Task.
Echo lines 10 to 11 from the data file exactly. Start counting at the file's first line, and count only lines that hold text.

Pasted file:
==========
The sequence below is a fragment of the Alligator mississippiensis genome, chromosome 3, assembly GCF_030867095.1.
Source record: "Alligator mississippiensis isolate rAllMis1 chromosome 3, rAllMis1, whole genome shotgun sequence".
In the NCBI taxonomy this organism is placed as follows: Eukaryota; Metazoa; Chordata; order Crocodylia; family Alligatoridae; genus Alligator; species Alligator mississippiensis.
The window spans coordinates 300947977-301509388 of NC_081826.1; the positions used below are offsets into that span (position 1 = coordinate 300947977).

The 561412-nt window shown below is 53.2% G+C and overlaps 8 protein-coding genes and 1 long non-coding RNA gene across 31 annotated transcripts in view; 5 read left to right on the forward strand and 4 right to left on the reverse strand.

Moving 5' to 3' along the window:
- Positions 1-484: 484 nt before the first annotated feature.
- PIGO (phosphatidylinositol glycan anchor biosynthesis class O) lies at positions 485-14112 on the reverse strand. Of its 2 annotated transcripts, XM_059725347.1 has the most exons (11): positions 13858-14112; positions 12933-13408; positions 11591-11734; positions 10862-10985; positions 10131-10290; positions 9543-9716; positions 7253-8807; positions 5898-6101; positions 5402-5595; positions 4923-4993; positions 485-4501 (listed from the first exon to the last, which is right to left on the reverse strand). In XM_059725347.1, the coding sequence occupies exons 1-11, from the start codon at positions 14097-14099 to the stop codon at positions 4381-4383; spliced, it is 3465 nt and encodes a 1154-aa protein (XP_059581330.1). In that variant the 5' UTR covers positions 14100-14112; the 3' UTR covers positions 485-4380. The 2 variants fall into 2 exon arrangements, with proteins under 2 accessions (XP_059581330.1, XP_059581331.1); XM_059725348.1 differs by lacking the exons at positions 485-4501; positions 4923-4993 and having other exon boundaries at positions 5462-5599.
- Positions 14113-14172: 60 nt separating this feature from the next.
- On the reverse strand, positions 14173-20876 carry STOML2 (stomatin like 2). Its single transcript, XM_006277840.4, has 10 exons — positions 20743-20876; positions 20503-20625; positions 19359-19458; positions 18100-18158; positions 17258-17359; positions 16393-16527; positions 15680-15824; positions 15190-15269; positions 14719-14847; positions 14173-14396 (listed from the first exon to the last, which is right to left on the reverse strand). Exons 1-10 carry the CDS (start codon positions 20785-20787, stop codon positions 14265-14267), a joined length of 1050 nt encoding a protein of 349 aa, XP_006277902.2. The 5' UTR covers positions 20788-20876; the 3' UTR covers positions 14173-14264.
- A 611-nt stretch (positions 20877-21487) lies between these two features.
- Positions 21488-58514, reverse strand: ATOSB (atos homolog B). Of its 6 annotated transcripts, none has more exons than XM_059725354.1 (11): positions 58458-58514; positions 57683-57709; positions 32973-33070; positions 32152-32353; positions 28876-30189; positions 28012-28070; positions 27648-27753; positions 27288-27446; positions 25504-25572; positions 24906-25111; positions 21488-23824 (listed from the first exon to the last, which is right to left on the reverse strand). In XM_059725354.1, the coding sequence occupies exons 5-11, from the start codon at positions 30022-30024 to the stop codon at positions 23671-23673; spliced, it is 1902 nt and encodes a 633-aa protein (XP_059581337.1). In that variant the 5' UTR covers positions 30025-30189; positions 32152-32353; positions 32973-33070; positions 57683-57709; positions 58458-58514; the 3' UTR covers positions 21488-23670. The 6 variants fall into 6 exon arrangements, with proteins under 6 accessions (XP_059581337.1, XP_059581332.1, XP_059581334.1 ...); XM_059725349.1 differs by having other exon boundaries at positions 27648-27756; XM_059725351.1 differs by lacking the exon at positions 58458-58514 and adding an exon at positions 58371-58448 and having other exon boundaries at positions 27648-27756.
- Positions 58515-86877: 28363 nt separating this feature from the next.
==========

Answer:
- On the reverse strand, positions 14173-20876 carry STOML2 (stomatin like 2). Its single transcript, XM_006277840.4, has 10 exons — positions 20743-20876; positions 20503-20625; positions 19359-19458; positions 18100-18158; positions 17258-17359; positions 16393-16527; positions 15680-15824; positions 15190-15269; positions 14719-14847; positions 14173-14396 (listed from the first exon to the last, which is right to left on the reverse strand). Exons 1-10 carry the CDS (start codon positions 20785-20787, stop codon positions 14265-14267), a joined length of 1050 nt encoding a protein of 349 aa, XP_006277902.2. The 5' UTR covers positions 20788-20876; the 3' UTR covers positions 14173-14264.
- A 611-nt stretch (positions 20877-21487) lies between these two features.